The Crown is a worldwide phenomenon, and the gorgeous costumes are a huge part of what brings the Royal Family to life on our screens. Now the hit Netflix show is bringing 40 of its iconic costumes to a historic American mansion for a one-of-a-kind exhibition.
The elegant Winterthur estate, located about 45 minutes from Philadelphia in Winterthur, Delaware, will play host to Costuming the Crown through 5 January 2020. Fans will come face-to-face with some of the most memorable costumes from the series, including Queen Elizabeth II’s coronation robe and wedding dress, Princess Margaret’s wedding dress, and many others.
The exhibition explores how costume design plays a role in recreating history on the show, featuring the work of Emmy®- and BAFTA-winning designers Michele Clapton and Jane Petrie from series one and two of The Crown.
Costuming the Crown recently opened for its nearly year-long run at Winterthur and Royal Central spoke with two of its curators to learn more about what it takes to put together a major royal costume exhibition.
Kristin Contino: How did the idea come about for the exhibition? Was it something Winterthur planned out and approached the show, or how did it all work?
Jeff Groff: “We had done the exhibition in 2014, Costumes of Downton Abbey, which was very successful and drew plenty of people to Winterthur who I think never would have come. We were looking for another opportunity to draw people to Winterthur using something like costumes or a better-known kind of story to draw them in. It was our previous director Dave Roselle who launched us into Downton Abbey. He started watching ‘The Crown’, and he said, ‘Hey, can we do something with ‘The Crown’?'”
Kim Collison: “After Dave had suggested that idea I had curated a small exhibition with just the coronation dress from the show in 2017. And sort of tracking that piece down I got into contact with a number of different people from the production company on the show and the costume team, and we started the conversation about building the larger exhibition. It became clear that we might be able to proceed with a larger exhibition in 2018 so we pulled it together in about a year.”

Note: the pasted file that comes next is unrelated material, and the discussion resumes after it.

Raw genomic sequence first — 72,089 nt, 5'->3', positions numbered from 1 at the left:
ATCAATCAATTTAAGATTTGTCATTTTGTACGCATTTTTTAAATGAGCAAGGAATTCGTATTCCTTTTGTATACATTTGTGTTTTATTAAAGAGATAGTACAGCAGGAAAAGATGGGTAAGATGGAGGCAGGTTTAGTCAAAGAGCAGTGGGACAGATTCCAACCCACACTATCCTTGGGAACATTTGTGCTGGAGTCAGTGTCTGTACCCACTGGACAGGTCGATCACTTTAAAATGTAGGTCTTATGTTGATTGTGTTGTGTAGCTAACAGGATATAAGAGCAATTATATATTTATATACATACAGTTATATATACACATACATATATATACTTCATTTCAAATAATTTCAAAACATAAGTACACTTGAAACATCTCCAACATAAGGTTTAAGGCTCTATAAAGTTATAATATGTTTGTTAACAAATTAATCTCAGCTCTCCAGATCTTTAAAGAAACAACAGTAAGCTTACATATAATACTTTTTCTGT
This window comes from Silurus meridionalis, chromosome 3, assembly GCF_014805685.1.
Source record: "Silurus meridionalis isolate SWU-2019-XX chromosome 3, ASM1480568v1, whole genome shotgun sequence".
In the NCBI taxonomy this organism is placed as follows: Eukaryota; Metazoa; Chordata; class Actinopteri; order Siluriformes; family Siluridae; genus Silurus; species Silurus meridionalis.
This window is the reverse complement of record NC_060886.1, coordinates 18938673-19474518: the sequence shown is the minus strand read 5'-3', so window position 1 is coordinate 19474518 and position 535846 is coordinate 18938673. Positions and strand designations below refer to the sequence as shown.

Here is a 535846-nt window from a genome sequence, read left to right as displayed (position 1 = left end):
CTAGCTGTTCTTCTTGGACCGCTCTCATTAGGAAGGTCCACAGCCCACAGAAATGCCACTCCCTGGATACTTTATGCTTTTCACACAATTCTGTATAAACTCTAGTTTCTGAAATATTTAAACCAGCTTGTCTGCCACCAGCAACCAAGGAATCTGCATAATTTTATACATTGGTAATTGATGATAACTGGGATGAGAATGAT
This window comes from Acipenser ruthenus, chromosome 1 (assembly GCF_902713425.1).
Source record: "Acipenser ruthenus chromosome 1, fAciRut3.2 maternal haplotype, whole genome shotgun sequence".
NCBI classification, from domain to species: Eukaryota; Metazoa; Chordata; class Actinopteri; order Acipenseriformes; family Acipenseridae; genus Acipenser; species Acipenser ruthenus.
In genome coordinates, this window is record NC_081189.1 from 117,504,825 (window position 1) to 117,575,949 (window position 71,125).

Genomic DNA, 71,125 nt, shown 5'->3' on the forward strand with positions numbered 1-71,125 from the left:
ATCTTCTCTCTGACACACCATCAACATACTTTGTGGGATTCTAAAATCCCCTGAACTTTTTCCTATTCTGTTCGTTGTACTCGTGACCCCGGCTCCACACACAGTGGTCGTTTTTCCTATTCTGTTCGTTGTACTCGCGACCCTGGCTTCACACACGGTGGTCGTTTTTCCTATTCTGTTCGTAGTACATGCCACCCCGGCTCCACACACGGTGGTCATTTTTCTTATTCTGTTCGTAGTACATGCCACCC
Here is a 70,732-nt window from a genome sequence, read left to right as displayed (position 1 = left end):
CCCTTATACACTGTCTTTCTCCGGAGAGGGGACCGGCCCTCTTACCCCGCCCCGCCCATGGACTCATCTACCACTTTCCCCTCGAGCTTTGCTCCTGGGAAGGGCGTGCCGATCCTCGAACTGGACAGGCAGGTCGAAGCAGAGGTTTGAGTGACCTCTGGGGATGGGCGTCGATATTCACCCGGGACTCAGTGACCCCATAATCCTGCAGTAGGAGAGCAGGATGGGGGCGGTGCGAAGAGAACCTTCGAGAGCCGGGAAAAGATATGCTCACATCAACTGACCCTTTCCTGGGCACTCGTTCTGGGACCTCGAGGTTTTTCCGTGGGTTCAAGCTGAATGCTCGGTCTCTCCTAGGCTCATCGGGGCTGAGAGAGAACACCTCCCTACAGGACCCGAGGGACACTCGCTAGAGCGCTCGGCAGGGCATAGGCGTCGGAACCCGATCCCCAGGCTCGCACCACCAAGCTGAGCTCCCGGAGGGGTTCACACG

Where were the costumes being stored? In terms of choosing which costumes were included, were there any that you wanted but couldn’t get?
Kim Collison: “They were in a variety of places, many were made specifically for the show, so those were housed by the production company. But there were select pieces that either were rented by the larger costume houses in London or a couple that were commissioned by those costume houses.
Some of the more everyday clothes or the menswear go back to the costume houses, so if they’re not set aside as part of the production, they’re hard to get. We wanted to represent Peter Townsend, but so many of his clothes were just tweeds or a suit so we couldn’t come up with all the exact pieces for Peter to have an outfit.”
Were you able to go to London while you were planning the exhibit?
Kim Collison: “I went to England with our conservator of textiles, and she and I went to the different costume houses in London and the production company, and we met a rep from each costume team there and worked to pull everything together last May.”
What was it like working with the costume designers?
Kim Collison: “It was a lot of fun. We had the opportunity to talk with them a couple of times before we opened, we talked over the phone, and they tracked things down for us through email, but then they were here for our opening. It was really amazing to get to know them better and to spend some time with them and continue to learn more while they were here.”
Jeff Groff: “I was really interested just watching how they were reacting to the costumes. They were so happy to see them but giving us a few little guidelines on things to tweak as they were on the mannequin.”
Kim Collison: “One of [the] things we tweaked while they were here, it took a couple of tries … there’s a white tie outfit that Winston Churchill wears and just getting his medals in exactly the right place was a challenge. The imagery of it sometimes was inconsistent in the images we were looking at, so it took a couple of times to get it right.”